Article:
Europe’s oldest complete Neolithic bow, dating from 5400-5200 BCE, has been discovered at the La Draga site, near the lake of Banyoles, Spain.
The complete bow as it was discovered.
It is also unique in that it is one of the earliest intact weapons found, which will permit a study to made of aspects of the technology, survival strategies and social organisation of the first farming communities which settled in the Iberian Peninsula.
The bow is 108 cm long and presents a plano-convex section. It is made out of yew wood (Taxus baccata).
Previously, fragments of two bows were found (in 2002 and 2005) also from the same time period, but since they were in such a poor condition that it was impossible to analyse their characteristics.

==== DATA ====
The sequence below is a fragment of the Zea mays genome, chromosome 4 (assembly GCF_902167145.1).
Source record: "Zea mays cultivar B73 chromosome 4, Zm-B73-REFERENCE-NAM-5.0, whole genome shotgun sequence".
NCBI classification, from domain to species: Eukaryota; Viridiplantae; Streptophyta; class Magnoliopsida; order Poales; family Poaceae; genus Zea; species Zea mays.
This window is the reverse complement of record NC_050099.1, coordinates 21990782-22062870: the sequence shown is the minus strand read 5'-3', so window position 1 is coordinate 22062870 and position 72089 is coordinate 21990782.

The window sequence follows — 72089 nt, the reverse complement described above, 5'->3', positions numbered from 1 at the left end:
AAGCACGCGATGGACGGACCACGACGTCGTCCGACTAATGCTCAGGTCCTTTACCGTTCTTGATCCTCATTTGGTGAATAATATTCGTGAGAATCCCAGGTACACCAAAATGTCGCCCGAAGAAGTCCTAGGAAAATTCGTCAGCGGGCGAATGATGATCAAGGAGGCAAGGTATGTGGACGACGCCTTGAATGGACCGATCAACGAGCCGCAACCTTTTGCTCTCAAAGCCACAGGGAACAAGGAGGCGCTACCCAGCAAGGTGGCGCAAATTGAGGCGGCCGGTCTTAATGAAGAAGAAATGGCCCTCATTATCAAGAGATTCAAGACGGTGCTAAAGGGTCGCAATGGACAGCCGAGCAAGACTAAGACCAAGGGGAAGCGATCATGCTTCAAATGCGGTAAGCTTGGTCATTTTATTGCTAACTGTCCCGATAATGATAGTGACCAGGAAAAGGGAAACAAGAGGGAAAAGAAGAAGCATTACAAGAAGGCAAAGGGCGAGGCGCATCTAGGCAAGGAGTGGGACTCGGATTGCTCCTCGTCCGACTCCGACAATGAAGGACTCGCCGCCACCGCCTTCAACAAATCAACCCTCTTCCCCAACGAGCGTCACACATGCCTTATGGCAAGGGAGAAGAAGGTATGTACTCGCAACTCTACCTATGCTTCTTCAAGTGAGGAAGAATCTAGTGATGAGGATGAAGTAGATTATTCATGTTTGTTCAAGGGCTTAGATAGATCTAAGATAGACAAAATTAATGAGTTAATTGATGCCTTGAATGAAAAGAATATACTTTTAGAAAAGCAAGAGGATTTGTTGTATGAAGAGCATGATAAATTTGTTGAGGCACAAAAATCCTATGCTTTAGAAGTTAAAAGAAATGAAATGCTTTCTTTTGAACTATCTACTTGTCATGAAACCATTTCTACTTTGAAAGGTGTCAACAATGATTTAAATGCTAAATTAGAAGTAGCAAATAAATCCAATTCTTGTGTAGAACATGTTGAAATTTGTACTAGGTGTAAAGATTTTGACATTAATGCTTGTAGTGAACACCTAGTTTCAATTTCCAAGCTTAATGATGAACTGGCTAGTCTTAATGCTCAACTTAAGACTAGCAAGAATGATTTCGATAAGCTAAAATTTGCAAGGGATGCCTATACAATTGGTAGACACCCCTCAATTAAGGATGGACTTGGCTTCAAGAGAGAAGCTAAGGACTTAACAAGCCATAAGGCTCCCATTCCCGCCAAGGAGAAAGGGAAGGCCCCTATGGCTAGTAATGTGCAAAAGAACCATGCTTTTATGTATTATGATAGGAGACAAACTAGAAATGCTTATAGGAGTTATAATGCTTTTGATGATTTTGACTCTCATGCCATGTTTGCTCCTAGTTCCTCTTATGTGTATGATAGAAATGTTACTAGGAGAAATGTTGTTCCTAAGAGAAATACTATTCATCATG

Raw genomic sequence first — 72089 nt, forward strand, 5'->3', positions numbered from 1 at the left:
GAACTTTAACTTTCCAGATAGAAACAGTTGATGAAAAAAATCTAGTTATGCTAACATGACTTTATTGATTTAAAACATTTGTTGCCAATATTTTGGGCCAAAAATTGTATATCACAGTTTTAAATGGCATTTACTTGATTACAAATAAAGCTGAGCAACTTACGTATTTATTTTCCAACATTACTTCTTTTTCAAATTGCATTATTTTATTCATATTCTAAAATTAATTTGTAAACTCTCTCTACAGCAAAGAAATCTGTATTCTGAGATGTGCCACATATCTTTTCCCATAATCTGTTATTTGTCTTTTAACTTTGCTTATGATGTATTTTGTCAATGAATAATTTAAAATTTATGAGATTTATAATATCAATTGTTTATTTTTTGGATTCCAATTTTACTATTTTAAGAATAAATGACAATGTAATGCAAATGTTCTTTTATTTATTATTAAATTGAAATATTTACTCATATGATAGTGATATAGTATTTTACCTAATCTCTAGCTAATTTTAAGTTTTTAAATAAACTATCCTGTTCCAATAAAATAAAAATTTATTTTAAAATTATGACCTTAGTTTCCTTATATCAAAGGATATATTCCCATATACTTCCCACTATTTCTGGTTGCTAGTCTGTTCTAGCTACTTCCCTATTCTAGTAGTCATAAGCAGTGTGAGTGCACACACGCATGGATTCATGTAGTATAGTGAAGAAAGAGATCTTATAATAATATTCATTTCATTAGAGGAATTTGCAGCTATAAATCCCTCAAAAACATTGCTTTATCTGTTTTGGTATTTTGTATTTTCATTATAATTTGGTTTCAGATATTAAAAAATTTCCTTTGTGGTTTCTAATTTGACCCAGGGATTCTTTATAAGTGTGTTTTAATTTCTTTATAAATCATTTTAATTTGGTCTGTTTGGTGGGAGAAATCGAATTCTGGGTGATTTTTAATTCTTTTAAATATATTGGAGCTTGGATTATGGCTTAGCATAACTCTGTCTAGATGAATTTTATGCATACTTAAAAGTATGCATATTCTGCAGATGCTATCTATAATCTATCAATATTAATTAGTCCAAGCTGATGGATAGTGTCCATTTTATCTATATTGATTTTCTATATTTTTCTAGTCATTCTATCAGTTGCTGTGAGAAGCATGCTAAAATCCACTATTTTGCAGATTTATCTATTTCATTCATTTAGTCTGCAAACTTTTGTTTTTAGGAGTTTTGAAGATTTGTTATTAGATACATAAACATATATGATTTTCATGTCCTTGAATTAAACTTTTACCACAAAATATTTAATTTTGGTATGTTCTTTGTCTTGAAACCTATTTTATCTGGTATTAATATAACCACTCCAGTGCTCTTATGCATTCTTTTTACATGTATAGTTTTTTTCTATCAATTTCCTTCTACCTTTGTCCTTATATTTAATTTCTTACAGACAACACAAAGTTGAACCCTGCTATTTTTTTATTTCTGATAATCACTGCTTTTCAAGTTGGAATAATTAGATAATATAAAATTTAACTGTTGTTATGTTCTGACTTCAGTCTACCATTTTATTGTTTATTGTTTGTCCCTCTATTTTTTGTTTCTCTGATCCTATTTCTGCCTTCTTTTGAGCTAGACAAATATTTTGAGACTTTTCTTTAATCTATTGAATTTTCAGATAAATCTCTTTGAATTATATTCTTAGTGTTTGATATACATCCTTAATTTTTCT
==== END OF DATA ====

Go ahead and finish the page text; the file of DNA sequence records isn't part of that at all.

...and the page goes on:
Remains have been found of bows in Northern Europe (Denmark, Russia) dating from between the 8th and 9th centuries BCE among hunter-gatherer groups, although these groups were from the Paleolithic period, and not the Neolithic.
The majority of bows from the Neolithic period in Europe can be found in central and northern Europe.
Some fragments of these Neolithic bows from central Europe date from the end of the 6th millennium BCE, between 5200-5000 BCE, although generally they are from later periods, often more than a thousand years younger than La Draga.
For this reason archaeologists can affirm that the three bows found at La Draga are the most ancient bows in Europe from the Neolithic period.